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Colonel Sanders on Whats My Line Here's one for the archives! Colonel Harland Sanders, the magnate of Kentucky Fried Chicken, appears on What's My Line as a regular contestant on December 1, 1963. Even though there were more than 900 KFC restaurants in existence at the time, the panel does not know who he is! Unbelievable!
Tags: Whats  My  Line  Colonel  Sanders 
Added: 19th February 2009
Views: 2162
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Posted By: Lava1964
Posted by: Lava1964 on 2009-02-19 
From what I've read, Kentucky Fried Chicken restaurants were still mostly sit-down, white-tablecloth eateries in 1963. The following year the takeout buckets, prominently featuring the Colonel's face, were emphasized.

By 1970, when Colonel Sanders appeared on the syndicated version of What's My Line, he had to be a mystery challenger!
Posted by: eric1957 on 2009-02-19 
On his second go round did he stump the panel?
Posted by: Lava1964 on 2009-02-19 
I can't answer your question, Eric. I haven't seen the clip of the Colonel's 1970 WML appearance.
Posted by: Lava1964 on 2009-02-19 
One unusual thing about this show: It was not a live broadcast. It was taped (I'm not sure why) on November 3, 1963 but it was preempted. CBS chose to air it a month later. It was the first WML to be aired after JFK's assassination, but, of course, the time lapse meant there were no allusions in this show to what had happened on November 22.
Posted by: donmac101 on 2009-02-19 
A face so familiar now that it seems strange to think of a time when he was not well known!
Posted by: Marty6697 on 2009-02-21 
Colonel Sanders started his business late in life with nothing. What a success story he was. Great Chicken! Dam Im hungry now!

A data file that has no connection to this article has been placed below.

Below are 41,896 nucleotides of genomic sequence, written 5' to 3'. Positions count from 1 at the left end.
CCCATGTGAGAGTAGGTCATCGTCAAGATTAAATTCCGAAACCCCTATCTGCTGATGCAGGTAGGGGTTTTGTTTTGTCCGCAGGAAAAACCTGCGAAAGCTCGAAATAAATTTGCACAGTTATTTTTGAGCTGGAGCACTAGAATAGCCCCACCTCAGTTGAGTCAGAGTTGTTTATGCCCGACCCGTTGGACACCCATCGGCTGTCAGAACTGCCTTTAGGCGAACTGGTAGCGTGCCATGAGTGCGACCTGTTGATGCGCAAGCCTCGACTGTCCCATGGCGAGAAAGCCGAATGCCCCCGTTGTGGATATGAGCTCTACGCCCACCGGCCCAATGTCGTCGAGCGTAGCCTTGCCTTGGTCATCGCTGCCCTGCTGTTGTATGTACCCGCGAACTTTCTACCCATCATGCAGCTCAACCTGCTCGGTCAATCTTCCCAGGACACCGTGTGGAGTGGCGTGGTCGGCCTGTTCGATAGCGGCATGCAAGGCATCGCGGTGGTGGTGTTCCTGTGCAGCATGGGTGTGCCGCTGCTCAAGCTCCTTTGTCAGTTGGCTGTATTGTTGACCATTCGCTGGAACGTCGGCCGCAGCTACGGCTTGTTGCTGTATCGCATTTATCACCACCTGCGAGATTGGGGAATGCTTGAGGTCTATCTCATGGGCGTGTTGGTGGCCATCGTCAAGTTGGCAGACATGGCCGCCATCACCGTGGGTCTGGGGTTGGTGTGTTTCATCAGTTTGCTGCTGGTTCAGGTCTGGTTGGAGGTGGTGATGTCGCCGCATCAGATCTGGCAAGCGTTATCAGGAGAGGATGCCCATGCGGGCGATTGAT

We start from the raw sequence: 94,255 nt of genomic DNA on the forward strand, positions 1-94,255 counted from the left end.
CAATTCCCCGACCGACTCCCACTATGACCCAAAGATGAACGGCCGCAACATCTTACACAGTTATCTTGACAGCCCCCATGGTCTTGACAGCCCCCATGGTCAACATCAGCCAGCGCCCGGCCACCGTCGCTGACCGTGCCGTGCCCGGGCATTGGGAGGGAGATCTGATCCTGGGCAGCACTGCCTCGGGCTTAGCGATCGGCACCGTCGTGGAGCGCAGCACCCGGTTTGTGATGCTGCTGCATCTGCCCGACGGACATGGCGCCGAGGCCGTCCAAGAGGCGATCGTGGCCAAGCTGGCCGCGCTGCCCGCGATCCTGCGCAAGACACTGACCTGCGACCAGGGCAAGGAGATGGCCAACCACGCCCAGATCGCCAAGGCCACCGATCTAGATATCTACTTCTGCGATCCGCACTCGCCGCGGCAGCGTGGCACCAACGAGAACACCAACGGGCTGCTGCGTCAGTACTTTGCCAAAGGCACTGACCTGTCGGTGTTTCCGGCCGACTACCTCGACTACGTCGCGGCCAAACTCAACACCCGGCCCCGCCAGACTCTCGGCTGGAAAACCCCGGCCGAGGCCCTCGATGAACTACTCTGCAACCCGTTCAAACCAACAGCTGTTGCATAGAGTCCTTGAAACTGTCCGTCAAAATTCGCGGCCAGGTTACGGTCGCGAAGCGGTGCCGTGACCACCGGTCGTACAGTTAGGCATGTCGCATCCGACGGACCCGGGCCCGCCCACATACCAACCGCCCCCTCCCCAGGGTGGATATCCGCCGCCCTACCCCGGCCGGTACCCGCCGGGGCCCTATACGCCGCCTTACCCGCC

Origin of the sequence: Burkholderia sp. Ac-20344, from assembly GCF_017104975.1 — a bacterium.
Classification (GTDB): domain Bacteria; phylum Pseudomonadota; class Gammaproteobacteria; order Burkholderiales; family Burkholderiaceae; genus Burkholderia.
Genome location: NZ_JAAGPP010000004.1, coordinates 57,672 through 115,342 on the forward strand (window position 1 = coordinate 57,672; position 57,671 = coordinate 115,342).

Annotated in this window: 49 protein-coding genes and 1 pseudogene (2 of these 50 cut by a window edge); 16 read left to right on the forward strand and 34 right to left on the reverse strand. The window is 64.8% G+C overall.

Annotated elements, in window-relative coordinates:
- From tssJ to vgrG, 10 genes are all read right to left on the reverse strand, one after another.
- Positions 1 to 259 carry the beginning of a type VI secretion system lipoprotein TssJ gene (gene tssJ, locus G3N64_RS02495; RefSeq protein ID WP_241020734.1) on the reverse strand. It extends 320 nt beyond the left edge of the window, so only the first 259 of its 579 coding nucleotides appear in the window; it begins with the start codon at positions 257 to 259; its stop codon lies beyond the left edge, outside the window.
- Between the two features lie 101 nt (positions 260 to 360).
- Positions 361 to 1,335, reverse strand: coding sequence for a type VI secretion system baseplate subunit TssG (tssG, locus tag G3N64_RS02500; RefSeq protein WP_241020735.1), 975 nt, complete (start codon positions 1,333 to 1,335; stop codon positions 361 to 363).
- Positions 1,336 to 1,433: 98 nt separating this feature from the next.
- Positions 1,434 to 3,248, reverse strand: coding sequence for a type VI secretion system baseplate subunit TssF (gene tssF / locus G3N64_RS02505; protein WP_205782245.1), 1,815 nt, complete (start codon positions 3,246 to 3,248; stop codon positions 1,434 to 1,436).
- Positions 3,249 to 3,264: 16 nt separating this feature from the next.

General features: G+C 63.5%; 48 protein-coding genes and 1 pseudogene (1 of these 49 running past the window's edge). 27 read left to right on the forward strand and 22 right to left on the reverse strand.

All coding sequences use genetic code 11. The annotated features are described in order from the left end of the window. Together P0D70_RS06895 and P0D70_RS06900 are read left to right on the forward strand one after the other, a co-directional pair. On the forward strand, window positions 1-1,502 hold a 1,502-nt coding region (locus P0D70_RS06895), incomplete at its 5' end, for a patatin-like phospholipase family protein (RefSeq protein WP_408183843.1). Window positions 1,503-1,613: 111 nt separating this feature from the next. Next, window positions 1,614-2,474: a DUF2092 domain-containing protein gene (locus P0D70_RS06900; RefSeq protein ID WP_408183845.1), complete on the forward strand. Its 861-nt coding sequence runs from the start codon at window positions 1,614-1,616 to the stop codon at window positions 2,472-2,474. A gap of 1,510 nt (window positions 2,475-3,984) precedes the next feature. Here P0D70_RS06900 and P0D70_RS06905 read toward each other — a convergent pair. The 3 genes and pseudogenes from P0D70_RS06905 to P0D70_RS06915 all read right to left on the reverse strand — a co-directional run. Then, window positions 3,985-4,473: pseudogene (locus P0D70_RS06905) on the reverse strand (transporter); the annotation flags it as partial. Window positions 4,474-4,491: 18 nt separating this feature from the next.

Posted by: Lava1964 on 2009-02-21 
Somewhere in a closet or a drawer I have an inspirational audio tape of the power of positive thinking called, 'What You Believe You Achieve.' In it is the story of how KFC restaurants came to be.

According to the tape, Colonel Sanders ran a service station in rural Kentucky and a restaurant out of his home. It did fairly well until the new Interstate highway diverted traffic away from his business. In 1955, at age 65, Sanders got his first social security check. He decided it was too meagre to live on, so he decided to try to profit on the only thing of value he owned--his excellent and unique recipe for fried chicken.

He took his recipe to literally hundreds of established restaurants. He said he'd give the proprietors the recipe in exchange for a percentage of the increased sales of fried chicken he knew would result. The Colonel's offer was repeatedly turned down until one restaurant finally agreed to the Colonel's deal. It was an immediate success. Soon that restaurant sold nothing but chicken fried with the Colonel's recipe. This led to more stores opening, and finally the entire KFC chain.

The lesson here is that it's never too late in life to start a new, successful venture.
Posted by: beev50 on 2009-12-31 
Amazing videos of places I worked Pepsi-Cola and Kentucky Fried Chicken which I can say I have no regrets what so ever.
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